This was no surprise given that at its last meeting the bank confirmed that to consider an increase it would need to see underlying inflation between 2% and 3% on a sustainable basis, full employment and materially higher wages growth.
Increases to the headline inflation rate, driven mainly by the rising cost of fuel and new housing, have however seen markets speculate that rates will rise before the RBA’s forecast date of 2024.
Whilst overall home loan interest rates are still close to historical lows, this speculation has seen many lenders increase their fixed rates.
Rates are at a record low and lenders continue to offer very competitive rates.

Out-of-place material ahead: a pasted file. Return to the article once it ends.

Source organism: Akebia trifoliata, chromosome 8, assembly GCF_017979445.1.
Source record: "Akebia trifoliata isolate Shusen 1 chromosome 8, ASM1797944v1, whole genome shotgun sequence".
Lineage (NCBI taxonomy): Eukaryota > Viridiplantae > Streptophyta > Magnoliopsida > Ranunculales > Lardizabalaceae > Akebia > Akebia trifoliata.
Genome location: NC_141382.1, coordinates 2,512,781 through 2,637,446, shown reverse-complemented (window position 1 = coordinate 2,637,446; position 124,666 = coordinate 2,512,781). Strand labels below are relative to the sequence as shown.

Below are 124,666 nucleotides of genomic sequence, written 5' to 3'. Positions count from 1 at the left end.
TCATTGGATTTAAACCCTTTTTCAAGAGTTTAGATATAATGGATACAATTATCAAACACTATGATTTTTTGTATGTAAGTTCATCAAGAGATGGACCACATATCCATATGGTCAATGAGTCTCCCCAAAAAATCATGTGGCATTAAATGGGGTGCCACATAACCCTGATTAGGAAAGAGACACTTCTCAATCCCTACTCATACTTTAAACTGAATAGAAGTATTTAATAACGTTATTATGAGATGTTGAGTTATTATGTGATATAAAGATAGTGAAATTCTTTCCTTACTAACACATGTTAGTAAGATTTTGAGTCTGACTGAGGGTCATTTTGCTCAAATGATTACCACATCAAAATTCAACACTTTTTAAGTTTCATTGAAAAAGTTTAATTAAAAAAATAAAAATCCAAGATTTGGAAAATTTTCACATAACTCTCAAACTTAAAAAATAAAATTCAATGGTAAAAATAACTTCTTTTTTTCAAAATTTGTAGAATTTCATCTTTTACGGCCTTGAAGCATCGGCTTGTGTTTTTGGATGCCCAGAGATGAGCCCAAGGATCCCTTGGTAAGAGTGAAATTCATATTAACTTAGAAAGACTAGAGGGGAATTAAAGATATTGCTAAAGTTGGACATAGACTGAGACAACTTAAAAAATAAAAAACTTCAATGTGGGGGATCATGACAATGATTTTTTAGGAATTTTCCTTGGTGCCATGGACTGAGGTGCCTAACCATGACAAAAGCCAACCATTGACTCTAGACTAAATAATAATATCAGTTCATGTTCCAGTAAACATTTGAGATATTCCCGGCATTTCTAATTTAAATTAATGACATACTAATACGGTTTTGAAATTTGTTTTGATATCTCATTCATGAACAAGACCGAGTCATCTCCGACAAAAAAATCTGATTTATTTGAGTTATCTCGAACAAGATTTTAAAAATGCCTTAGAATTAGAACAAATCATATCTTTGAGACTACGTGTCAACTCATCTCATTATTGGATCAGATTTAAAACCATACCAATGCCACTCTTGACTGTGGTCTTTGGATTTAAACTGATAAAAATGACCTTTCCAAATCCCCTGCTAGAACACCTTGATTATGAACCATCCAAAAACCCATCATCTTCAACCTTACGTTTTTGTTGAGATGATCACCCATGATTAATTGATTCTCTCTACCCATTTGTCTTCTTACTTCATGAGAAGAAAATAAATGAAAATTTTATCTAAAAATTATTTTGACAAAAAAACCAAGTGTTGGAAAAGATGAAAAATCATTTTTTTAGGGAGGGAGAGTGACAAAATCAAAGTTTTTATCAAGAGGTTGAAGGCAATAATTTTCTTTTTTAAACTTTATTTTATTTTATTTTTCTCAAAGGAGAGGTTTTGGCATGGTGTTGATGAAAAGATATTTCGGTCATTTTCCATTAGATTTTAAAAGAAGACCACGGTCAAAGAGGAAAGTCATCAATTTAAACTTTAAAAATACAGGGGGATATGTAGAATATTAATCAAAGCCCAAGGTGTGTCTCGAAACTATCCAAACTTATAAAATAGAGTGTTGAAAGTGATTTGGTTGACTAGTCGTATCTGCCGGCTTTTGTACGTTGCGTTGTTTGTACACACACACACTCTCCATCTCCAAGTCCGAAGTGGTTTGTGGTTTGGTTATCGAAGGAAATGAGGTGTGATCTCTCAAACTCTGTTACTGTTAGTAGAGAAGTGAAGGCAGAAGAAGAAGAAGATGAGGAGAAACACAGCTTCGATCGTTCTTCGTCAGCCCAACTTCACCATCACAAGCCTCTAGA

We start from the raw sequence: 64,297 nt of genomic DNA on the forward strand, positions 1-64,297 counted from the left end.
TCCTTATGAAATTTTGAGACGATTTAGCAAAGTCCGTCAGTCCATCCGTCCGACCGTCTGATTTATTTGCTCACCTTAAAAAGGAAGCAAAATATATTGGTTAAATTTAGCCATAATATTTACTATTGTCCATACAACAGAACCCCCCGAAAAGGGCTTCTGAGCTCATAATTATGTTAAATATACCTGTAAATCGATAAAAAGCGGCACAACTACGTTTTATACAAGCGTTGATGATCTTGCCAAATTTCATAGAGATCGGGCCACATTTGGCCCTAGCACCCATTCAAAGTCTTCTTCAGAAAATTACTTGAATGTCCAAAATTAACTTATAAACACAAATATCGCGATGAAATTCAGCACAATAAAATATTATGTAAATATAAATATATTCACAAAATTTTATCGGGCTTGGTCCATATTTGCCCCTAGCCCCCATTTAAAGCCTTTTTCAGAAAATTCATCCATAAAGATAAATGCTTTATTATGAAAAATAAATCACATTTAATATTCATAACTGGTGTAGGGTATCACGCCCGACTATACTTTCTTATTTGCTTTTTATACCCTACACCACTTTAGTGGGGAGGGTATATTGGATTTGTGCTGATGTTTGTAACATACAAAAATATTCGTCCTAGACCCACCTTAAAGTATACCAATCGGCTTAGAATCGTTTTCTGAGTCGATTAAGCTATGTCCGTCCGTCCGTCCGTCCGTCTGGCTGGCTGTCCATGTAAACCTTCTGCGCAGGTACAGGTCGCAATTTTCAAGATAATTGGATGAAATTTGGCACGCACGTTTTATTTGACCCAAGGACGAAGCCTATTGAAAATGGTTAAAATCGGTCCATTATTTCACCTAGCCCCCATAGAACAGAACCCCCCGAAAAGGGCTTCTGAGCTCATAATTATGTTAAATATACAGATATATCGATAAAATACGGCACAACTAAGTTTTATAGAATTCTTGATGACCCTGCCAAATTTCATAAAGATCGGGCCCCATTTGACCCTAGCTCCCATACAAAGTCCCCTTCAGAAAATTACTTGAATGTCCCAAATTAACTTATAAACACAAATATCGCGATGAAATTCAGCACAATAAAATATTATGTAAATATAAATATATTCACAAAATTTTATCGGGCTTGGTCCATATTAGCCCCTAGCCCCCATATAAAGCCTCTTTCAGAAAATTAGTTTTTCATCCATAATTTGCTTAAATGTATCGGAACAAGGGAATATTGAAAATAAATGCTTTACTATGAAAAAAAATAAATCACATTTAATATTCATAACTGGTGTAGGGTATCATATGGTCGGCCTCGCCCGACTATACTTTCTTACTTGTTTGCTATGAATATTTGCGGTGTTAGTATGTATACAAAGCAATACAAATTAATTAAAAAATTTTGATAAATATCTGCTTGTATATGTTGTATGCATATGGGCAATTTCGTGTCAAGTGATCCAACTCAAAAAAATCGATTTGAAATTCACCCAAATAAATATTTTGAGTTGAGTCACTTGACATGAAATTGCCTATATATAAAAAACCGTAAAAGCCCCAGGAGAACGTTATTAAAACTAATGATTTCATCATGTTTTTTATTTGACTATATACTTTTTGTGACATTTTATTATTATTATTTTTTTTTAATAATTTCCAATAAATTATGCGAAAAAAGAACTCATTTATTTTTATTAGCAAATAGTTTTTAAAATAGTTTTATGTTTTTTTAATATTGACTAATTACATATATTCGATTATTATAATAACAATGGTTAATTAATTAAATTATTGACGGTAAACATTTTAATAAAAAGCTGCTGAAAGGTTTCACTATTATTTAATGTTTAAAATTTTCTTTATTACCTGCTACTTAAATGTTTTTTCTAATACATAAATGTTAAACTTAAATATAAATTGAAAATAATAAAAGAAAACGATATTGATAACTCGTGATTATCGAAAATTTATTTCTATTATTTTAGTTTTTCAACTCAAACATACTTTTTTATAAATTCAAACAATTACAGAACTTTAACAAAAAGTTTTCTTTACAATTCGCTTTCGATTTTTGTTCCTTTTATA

According to REIWA the total number of loans taken out in WA during the September quarter decreased by 6.7 per cent, however on an annual basis, loans are up 30.2 per cent.
The average loan size increased to $435,456, which is 1.1 per cent higher than the June 2021 quarter and 9.8 per cent higher than the September 2020 quarter.
It was more affordable for first home buyers to purchase a home in WA during the September 2021 quarter than the June 2021 quarter, with the report showing that the average loan taken out by first home buyers reduced 0.6 per cent to $365,815.
Depending on your circumstances, it’s best to make sure you’re prepared for what could be coming next. This could mean refinancing or approaching your lender for a better rate.